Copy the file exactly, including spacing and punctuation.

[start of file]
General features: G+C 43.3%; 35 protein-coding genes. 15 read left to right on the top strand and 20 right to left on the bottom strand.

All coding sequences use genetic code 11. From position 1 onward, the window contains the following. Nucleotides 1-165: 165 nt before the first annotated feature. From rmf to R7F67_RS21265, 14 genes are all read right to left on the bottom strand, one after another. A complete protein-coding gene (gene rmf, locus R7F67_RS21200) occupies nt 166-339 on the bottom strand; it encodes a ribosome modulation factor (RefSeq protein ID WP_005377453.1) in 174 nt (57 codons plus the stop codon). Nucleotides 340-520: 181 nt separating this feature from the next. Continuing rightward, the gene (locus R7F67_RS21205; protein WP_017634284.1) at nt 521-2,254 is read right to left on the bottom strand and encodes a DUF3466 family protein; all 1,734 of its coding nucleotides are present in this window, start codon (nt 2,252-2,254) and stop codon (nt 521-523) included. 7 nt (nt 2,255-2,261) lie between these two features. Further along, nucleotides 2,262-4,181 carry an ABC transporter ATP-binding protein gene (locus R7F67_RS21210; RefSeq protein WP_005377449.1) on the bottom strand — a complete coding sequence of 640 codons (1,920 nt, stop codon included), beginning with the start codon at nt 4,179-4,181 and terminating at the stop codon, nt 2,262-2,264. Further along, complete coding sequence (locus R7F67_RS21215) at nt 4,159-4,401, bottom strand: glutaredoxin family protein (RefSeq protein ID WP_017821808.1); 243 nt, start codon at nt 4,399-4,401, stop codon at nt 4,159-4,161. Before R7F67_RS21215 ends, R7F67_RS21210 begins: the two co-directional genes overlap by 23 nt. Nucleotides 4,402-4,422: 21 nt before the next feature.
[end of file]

General features: G+C 43.3%; 35 protein-coding genes. 15 read left to right on the top strand and 20 right to left on the bottom strand.

All coding sequences use genetic code 11. From position 1 onward, the window contains the following. Nucleotides 1-165: 165 nt before the first annotated feature. From rmf to R7F67_RS21265, 14 genes are all read right to left on the bottom strand, one after another. A complete protein-coding gene (gene rmf, locus R7F67_RS21200) occupies nt 166-339 on the bottom strand; it encodes a ribosome modulation factor (RefSeq protein ID WP_005377453.1) in 174 nt (57 codons plus the stop codon). Nucleotides 340-520: 181 nt separating this feature from the next. Continuing rightward, the gene (locus R7F67_RS21205; protein WP_017634284.1) at nt 521-2,254 is read right to left on the bottom strand and encodes a DUF3466 family protein; all 1,734 of its coding nucleotides are present in this window, start codon (nt 2,252-2,254) and stop codon (nt 521-523) included. 7 nt (nt 2,255-2,261) lie between these two features. Further along, nucleotides 2,262-4,181 carry an ABC transporter ATP-binding protein gene (locus R7F67_RS21210; RefSeq protein WP_005377449.1) on the bottom strand — a complete coding sequence of 640 codons (1,920 nt, stop codon included), beginning with the start codon at nt 4,179-4,181 and terminating at the stop codon, nt 2,262-2,264. Further along, complete coding sequence (locus R7F67_RS21215) at nt 4,159-4,401, bottom strand: glutaredoxin family protein (RefSeq protein ID WP_017821808.1); 243 nt, start codon at nt 4,399-4,401, stop codon at nt 4,159-4,161. Before R7F67_RS21215 ends, R7F67_RS21210 begins: the two co-directional genes overlap by 23 nt. Nucleotides 4,402-4,422: 21 nt before the next feature.